For years, Duckworth-Lewis has been quietly accepted as something irrevocably wound into the fabric of cricket. Its calculations, but for the particularly astute, remain confusing beyond comprehension.
The numbers it produces are, apart from on the rarest of occasions, accepted as gospel. Results of matches decided by Duckworth-Lewis just pass through the system as any other match would.
But Twenty20 cricket, as it has done for so much of the sport, is changing things.
The Duckworth-Lewis method is a system built on a historical database of matches throughout limited-overs cricket history, calculating and calibrating targets and totals that can be reset following rain delays. It has been applied in 50-over cricket for almost 20 years.
However, the great flaw in Duckworth-Lewis' application in T20 cricket is that it uses statistical evidence from 50-over cricket and applies it to a format that is 30 overs shorter in length. The official reason for this is that there have not been enough T20s played to provide substantial statistical evidence upon which to devise a system.
This does seem hard to believe considering that the format is now more than 10 years old.
However, the issue with Duckworth-Lewis in T20 cricket is not so much the data of its application but more the timing of it. In 50-over cricket, 20 second-innings overs are needed to constitute a match—at which point the Duckworth-Lewis equation is drawn upon.
Requiring 20 overs for a match to become "live" seems just about right. It's short enough to allow a relatively high frequency of results, but it's long enough to ensure the second innings has at least taken some semblance of shape—there is, in other words, justification for a result.
In T20, just five second-innings overs are required to constitute a match. This number is simply too small.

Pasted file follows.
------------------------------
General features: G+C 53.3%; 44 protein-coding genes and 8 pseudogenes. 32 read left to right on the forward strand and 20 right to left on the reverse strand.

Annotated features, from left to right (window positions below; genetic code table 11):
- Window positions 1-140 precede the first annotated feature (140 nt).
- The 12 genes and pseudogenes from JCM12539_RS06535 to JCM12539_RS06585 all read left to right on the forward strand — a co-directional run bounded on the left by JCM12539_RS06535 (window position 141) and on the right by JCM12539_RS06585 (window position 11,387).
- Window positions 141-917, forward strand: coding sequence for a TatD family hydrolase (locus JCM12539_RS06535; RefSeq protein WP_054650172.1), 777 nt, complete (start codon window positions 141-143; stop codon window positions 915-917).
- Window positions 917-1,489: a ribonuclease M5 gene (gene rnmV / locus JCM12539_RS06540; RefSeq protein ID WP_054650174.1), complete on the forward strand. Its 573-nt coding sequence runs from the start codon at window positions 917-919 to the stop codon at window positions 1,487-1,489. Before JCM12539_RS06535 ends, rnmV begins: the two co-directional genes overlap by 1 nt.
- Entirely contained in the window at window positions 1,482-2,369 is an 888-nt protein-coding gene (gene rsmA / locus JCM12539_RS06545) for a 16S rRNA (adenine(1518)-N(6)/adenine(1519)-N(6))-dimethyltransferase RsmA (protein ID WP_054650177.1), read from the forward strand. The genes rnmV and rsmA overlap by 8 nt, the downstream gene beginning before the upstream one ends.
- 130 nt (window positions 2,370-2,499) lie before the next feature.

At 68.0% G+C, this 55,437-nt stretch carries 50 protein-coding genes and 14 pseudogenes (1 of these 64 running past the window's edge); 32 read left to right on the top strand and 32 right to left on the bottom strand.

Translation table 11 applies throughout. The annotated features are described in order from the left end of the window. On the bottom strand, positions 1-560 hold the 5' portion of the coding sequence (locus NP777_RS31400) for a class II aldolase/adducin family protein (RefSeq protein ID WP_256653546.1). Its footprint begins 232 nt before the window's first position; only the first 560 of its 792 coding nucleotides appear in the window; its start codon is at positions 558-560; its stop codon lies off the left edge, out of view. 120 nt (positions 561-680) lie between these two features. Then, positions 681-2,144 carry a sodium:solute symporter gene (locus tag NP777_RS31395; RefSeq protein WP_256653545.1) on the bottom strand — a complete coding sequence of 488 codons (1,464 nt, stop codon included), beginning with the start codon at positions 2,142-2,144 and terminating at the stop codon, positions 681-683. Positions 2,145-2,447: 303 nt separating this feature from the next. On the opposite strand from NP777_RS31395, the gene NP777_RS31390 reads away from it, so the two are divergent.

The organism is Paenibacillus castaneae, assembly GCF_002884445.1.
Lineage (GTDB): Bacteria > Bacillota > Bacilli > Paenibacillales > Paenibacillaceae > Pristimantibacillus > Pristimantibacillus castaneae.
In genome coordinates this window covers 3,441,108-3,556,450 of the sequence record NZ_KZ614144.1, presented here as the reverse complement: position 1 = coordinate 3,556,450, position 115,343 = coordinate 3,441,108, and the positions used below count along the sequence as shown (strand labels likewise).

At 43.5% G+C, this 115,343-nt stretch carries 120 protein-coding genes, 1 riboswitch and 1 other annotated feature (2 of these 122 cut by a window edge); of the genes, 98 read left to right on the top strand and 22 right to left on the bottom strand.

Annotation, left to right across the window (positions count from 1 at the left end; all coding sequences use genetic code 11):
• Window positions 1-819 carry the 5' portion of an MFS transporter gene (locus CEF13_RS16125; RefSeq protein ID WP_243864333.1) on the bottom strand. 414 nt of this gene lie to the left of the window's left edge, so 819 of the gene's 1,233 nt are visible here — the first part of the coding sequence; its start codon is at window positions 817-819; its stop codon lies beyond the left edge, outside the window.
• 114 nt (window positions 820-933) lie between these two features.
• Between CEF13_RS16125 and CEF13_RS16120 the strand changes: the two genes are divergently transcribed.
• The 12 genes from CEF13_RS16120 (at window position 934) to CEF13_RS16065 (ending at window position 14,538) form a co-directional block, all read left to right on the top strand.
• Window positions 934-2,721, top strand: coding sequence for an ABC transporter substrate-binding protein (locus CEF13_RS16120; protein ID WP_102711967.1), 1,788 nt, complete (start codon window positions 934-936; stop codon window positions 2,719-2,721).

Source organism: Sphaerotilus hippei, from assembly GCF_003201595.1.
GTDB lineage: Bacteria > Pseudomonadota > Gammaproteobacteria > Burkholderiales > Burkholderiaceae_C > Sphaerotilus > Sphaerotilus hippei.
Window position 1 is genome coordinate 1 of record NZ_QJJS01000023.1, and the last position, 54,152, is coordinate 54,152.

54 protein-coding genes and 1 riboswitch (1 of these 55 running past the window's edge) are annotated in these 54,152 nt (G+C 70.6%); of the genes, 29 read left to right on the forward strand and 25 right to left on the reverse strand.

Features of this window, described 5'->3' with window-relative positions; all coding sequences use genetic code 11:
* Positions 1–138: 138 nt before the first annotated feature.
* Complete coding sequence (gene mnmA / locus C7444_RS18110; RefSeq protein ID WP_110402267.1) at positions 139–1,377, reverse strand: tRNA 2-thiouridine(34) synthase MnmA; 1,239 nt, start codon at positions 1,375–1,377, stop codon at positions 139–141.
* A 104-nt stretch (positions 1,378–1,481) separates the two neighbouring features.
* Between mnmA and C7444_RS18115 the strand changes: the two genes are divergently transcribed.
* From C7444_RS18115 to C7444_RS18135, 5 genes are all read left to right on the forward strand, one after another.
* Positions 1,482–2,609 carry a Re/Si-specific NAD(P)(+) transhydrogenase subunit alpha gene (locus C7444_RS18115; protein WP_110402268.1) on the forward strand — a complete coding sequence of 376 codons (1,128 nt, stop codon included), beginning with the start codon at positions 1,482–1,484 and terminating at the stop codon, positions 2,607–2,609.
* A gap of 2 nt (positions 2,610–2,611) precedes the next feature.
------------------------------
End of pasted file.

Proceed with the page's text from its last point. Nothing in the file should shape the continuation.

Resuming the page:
Yesterday's match between New Zealand and England was a prime example of this. Chasing England's 173 to win, New Zealand's innings was cut short after just 5.2 overs with them 52-1. They were deemed to have won by nine runs on the Duckworth-Lewis method.
How exactly those numbers were arrived at for New Zealand's victory is not really the point. The point is instead that New Zealand were able to record a "victory" having batted for only 5.2 overs—all of which were played during the power-play phase of the innings, a factor that Duckworth-Lewis fails to consider.
In 5.2 overs, there are just 32 deliveries of cricket. The innings had hardly taken shape, yet New Zealand were deemed to have won.
Perhaps the crux of the problem is that T20 cricket is just too short a format for Duckworth-Lewis to work. Of course, you could extend the requirement to constitute a match to 10 overs. And the numbers behind the system could be re-calibrated using T20 matches—although even then the data would constantly be becoming outdated.
But ultimately, T20 cricket is a form of the game that simplifies cricket. That demystifies it. That makes it accessible and understandable. Duckworth-Lewis, in any shape it takes on, does nothing but complicate cricket.
I'm not sure what the solution is. Maybe just call rain affected matches "No Results." But I'm increasingly certain Duckworth-Lewis is not the answer.
What do you think? How should rain affected T20 matches be decided? Leave your thoughts in the comments below.